9th Nov 2015
Like most states, Florida has a separate criminal statute for assault and battery. However, a criminal defense attorney in Broward County can explain that there are also special statutes and rules that apply to aggravated assault and aggravated battery. These offenses are very serious in nature and can cause life-altering consequences if convicted. A criminal defense attorney in Broward County can explain the differences between these charges and how these differences may affect your case.
The first difference is the legal definition of each offense. The legal definition includes specific elements that the prosecution must prove in order for a criminal defendant to be found guilty beyond a reasonable doubt.
Assault is defined as using the threat of force or violence in such a manner that it causes the victim to have a reasonable fear that he or she will be assaulted. To be convicted of this crime, there does not have to be any actual contact between the assailant and the victim.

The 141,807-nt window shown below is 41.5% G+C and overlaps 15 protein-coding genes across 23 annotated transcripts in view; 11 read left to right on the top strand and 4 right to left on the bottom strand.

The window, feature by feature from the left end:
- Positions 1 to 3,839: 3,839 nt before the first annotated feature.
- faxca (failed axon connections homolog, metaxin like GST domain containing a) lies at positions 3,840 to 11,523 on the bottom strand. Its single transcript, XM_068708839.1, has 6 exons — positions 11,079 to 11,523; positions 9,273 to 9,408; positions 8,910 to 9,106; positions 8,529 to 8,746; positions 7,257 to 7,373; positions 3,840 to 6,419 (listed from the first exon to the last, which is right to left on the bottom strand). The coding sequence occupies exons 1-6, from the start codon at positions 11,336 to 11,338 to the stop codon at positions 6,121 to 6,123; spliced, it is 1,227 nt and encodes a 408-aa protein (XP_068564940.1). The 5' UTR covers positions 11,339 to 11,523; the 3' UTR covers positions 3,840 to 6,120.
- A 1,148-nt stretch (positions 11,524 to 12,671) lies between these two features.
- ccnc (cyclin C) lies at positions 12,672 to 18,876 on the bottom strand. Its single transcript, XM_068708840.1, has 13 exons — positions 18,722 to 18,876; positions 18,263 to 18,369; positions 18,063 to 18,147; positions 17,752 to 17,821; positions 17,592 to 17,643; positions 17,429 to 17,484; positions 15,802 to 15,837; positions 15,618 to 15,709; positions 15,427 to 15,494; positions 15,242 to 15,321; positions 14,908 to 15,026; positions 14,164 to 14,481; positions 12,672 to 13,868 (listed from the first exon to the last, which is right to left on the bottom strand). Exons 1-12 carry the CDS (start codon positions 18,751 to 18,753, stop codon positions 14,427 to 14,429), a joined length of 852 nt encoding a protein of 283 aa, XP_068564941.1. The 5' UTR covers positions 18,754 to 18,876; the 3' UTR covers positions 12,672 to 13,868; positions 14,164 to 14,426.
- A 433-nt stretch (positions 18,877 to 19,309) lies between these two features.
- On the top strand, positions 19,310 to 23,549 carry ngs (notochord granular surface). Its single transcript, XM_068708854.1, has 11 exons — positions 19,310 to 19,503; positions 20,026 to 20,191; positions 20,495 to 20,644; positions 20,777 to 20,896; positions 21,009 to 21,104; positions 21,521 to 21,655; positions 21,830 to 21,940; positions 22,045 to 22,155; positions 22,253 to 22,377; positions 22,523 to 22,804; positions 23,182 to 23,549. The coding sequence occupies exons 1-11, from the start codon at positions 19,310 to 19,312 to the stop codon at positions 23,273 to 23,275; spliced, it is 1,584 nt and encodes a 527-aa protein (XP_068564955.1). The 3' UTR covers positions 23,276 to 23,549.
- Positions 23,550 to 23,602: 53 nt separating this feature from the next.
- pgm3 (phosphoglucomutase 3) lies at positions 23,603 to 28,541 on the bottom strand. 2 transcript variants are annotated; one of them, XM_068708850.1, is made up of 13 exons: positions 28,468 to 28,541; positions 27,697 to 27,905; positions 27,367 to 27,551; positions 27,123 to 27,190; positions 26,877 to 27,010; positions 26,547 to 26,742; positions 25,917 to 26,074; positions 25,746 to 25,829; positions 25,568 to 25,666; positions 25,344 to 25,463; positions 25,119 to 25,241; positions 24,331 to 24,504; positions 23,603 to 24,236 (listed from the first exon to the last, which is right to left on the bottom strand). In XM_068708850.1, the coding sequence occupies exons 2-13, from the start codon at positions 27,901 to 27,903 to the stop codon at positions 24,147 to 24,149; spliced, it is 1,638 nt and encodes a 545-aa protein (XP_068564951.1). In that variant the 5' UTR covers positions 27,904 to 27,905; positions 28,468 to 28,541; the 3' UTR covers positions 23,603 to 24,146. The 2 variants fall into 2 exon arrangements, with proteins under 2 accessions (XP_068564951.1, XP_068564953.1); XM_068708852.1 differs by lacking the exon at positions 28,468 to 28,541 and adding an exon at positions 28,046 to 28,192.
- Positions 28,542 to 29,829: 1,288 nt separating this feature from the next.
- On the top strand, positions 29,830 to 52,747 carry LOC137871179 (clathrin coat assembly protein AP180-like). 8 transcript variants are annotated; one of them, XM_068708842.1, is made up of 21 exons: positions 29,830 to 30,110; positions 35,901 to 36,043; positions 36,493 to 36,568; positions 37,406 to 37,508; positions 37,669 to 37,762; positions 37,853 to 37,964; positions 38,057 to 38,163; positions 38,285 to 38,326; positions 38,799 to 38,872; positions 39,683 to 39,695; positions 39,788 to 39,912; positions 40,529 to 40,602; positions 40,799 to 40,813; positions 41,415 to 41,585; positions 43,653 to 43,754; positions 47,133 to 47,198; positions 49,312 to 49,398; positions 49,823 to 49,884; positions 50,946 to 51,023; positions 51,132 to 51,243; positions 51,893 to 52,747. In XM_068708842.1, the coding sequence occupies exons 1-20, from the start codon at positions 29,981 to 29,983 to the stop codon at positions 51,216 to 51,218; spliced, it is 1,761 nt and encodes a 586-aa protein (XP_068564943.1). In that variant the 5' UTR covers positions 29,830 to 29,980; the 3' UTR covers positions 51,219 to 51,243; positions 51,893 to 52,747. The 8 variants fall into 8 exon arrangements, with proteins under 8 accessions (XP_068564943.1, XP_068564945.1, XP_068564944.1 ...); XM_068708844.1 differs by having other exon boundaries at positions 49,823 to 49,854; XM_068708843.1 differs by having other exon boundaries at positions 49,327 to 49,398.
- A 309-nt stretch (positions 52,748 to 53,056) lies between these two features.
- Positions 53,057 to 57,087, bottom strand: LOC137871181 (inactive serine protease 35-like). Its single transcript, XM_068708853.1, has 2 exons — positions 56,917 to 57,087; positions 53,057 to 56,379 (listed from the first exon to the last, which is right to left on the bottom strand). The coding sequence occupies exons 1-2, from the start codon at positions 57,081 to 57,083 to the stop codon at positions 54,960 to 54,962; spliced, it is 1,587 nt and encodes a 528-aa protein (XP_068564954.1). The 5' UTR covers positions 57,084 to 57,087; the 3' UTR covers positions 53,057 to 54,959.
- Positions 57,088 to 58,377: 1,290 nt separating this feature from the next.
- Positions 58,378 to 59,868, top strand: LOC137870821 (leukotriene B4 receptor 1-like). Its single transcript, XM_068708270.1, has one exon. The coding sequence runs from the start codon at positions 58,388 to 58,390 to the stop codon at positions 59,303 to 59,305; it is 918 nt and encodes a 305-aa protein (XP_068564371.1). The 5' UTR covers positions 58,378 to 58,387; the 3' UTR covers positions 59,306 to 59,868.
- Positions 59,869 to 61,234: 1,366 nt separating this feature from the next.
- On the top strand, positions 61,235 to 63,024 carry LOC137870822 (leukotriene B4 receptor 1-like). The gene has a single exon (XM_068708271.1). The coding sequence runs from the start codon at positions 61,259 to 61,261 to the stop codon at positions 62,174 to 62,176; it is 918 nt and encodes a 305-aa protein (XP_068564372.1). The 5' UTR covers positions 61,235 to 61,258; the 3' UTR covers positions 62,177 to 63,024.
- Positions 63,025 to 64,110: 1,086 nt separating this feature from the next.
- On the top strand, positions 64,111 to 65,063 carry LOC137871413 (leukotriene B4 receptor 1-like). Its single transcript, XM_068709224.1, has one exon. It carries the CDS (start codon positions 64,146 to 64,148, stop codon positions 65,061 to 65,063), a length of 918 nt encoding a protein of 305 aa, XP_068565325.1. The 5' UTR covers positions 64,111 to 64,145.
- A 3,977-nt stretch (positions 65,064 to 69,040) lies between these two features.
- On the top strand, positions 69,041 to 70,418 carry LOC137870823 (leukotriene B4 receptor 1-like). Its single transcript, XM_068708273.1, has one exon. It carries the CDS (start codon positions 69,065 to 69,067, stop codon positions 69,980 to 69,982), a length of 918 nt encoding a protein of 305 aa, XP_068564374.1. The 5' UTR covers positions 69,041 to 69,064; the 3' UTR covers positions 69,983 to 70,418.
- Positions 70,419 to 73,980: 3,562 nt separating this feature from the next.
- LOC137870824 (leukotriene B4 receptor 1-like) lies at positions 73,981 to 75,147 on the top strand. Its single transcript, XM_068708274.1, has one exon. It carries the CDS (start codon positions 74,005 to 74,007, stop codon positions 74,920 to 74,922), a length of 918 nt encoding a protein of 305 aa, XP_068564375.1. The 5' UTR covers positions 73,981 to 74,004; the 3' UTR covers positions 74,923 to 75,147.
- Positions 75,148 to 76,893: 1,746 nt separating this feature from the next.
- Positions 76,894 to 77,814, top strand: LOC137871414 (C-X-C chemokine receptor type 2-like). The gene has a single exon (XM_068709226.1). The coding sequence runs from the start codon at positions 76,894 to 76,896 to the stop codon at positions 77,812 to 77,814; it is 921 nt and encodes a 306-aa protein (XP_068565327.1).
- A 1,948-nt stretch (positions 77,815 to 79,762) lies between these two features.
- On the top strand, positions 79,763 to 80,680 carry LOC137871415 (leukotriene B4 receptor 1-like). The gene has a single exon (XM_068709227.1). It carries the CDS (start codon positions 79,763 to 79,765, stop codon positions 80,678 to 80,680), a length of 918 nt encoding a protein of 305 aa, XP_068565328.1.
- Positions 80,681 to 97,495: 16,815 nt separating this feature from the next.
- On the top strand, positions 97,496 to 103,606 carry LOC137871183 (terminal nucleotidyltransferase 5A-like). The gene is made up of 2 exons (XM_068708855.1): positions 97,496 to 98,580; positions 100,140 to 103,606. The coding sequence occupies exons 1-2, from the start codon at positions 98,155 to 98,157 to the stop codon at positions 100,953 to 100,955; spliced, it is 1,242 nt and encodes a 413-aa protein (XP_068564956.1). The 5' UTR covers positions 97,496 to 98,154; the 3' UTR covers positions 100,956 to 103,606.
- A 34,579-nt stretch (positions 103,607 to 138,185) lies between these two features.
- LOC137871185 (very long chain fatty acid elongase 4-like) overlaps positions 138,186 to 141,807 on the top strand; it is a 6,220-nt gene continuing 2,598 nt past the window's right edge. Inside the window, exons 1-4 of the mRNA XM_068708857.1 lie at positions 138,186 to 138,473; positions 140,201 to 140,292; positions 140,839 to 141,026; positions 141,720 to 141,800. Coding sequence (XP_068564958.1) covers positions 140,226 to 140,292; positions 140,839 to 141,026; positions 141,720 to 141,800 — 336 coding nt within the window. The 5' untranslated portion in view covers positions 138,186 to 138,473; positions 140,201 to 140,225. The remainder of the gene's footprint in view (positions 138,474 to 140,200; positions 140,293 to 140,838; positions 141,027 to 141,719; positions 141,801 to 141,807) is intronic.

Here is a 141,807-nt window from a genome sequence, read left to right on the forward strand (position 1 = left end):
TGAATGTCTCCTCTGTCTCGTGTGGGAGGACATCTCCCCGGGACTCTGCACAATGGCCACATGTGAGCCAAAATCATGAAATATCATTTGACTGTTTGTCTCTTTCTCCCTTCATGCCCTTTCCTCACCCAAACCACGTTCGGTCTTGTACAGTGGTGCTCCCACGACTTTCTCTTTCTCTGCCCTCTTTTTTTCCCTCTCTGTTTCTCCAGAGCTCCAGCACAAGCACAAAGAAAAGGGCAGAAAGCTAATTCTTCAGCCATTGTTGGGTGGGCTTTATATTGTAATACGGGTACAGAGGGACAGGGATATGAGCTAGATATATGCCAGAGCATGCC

Battery is defined under Florida law as actually making contact with another person or intentionally injuring that individual.
Aggravated assault or battery consists of the same elements mentioned above. However, it involves the use of a firearm, knife or other deadly weapon. Additionally, it is committed with the intent to cause serious bodily harm to the victim.
Another area where these crimes differ is in their potential punishment. Assault is typically prosecuted as second degree misdemeanor while battery is often charged as a third degree felony. A second degree misdemeanor is punishable by up to 60 days in jail and imposition of a $500 fine. Aggravated assault is an upgrade of the simple assault charge and is usually a third degree felony. A third degree felony carries a maximum sentence of up to five years imprisonment and a $5,000 fine. Aggravated battery is usually a second degree felony. A second degree felony is punishable by up to 15 years in prison and a fine up to $10,000.